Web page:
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The Wild Hunt: A Drum-and-Bone Omen of Underworld ...

The Wild Hunt: A Drum-and-Bone Omen of Underworld Ceremony

the house of twigs danielle dulsky verses wild witch horse wild hunt

The Harvest Moon was fading behind the peach lace curtain of dawn, and she, that hooded ghost of a once-arrogant woman, bade me sink back into sleep a little longer. The sun would wait, she promised, but the wild hunt would not. I obliged without protest, letting her pull me under the indigo dream-sea of my more wicked and oracular visions, and she wrapped her ice-blue fingerbones around my wrists, hummed a throaty tune of foolish carnage and love lost, and hauled me straight to the bottom.

In those all-too-familiar haunted depths, I readied myself for prophecy. I vowed to befriend my monsters, and the ghost-witch kept up with her mournful song while I built a circle of humble cairns out of shell and stone in the name of dead lovers, soft-breasted but bitter-hearted grandmothers, and the many wounded women I used to be. When I finished my work, the song fell to silence, and I was alone in my sanctuary of shadow with only my will and the dull thrumming of my aging heart to keep me warm.

I knelt at the center of my fragile grief monuments and squinted into the dark, whisper-praying verses of dying hope and intentional awe; all the while, my pulse-beat swelled and quickened in an ancient rhythm only the most peculiar pagans, outlaw ocean currents, and oldest trees remember. The flesh was drummed away from my bones. The niceties were cleansed from my tongue, and my blood spilled into a spectral cloud that danced and twirled without skin to contain it.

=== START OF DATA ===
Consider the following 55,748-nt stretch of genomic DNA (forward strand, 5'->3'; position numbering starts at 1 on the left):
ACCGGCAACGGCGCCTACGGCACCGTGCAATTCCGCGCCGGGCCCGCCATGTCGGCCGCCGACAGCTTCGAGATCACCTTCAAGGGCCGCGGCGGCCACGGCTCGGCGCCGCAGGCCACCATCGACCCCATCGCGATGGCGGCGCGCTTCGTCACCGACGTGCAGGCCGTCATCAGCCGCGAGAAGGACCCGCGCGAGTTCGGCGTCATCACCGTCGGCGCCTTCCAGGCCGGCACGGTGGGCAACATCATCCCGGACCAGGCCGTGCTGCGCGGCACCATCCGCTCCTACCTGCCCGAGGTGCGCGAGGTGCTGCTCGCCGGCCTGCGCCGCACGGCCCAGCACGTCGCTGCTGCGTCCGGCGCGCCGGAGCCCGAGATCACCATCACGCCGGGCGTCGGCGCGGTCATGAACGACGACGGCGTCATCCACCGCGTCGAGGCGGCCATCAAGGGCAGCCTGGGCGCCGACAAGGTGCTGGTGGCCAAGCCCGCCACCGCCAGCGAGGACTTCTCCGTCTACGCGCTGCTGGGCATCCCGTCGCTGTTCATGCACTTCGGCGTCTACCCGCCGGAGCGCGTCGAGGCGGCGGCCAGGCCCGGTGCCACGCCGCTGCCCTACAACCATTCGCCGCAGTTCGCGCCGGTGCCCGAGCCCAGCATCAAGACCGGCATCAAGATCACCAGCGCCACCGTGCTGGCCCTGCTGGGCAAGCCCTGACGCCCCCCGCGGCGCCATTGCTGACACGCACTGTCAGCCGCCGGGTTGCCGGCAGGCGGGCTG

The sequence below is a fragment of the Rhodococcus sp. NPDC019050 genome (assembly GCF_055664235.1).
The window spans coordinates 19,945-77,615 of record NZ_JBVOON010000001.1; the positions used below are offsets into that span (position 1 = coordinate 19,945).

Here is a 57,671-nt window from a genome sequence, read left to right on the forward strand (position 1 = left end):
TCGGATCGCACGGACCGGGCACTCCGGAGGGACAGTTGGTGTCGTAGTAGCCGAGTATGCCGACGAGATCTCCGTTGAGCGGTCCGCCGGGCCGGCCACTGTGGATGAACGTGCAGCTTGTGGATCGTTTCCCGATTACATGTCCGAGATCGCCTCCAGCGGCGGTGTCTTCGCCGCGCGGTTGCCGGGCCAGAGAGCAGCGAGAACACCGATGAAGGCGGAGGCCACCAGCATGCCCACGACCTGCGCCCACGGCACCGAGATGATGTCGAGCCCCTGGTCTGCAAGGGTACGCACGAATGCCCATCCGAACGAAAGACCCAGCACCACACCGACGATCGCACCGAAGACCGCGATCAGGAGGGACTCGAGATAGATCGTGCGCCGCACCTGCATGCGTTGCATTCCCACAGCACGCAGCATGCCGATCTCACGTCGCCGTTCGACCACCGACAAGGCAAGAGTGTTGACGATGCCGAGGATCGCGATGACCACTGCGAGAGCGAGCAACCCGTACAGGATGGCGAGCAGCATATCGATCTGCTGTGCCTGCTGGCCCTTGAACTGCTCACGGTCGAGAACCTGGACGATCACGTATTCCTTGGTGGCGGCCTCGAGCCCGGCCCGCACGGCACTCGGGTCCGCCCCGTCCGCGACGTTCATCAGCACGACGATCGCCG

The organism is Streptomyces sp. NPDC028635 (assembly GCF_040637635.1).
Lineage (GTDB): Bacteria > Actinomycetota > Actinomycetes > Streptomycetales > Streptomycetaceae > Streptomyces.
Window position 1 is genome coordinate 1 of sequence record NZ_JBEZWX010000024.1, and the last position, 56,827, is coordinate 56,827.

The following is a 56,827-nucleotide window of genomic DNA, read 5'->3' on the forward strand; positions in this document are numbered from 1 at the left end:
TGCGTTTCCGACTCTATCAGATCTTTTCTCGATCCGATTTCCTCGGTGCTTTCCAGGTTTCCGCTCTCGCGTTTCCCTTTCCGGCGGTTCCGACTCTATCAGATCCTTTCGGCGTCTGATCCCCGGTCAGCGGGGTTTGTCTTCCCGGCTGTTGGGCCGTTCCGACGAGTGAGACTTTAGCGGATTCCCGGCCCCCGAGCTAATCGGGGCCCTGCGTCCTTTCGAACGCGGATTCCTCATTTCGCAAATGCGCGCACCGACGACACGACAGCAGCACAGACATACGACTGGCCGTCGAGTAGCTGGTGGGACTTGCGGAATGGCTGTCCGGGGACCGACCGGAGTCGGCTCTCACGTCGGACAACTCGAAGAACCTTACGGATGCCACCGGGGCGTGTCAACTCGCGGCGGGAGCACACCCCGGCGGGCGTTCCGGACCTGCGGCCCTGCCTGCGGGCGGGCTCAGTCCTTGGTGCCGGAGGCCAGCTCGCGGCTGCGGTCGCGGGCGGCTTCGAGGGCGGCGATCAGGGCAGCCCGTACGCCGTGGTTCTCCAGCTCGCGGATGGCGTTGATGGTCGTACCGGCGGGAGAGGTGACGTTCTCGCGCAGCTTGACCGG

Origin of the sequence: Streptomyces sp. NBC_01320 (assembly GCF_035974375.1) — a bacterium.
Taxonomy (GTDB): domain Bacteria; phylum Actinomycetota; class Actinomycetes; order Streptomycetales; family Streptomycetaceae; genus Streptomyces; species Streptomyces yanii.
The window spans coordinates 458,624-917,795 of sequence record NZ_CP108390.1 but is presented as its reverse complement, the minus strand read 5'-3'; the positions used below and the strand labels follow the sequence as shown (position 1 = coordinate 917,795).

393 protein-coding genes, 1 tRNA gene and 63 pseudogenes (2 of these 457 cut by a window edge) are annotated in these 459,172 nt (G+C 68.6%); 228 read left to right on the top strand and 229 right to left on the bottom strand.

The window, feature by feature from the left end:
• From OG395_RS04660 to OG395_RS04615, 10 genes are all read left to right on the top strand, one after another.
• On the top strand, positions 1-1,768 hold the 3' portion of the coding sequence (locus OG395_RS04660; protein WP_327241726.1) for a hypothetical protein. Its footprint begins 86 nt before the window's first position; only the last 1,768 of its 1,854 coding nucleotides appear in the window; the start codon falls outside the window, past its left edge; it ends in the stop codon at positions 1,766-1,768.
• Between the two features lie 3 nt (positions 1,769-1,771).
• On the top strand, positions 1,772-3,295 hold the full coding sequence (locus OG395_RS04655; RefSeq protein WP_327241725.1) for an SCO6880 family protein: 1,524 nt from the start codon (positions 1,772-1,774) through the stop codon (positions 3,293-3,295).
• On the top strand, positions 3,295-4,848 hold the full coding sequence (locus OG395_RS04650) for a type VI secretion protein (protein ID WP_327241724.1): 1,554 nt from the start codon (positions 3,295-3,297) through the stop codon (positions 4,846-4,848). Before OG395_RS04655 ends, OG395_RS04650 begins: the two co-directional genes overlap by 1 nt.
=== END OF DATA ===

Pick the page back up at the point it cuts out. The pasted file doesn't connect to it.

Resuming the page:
I heard it then, a fury of horse hooves beating in time with my own wild, and I stood to meet them the way they should be met, these omens of looming doom. I knew all my foremothers knew in that moment, that the wild hunt was riding with my death-masked rebel ancestors leading the way, that an old dream was breathing its final exhale, and my for-once-unprotected heart called these undead warriors right here to see their bone-daughter in all her rawest glory and grief.

the house of twigs danielle dulsky verses wild witch horse wild hunt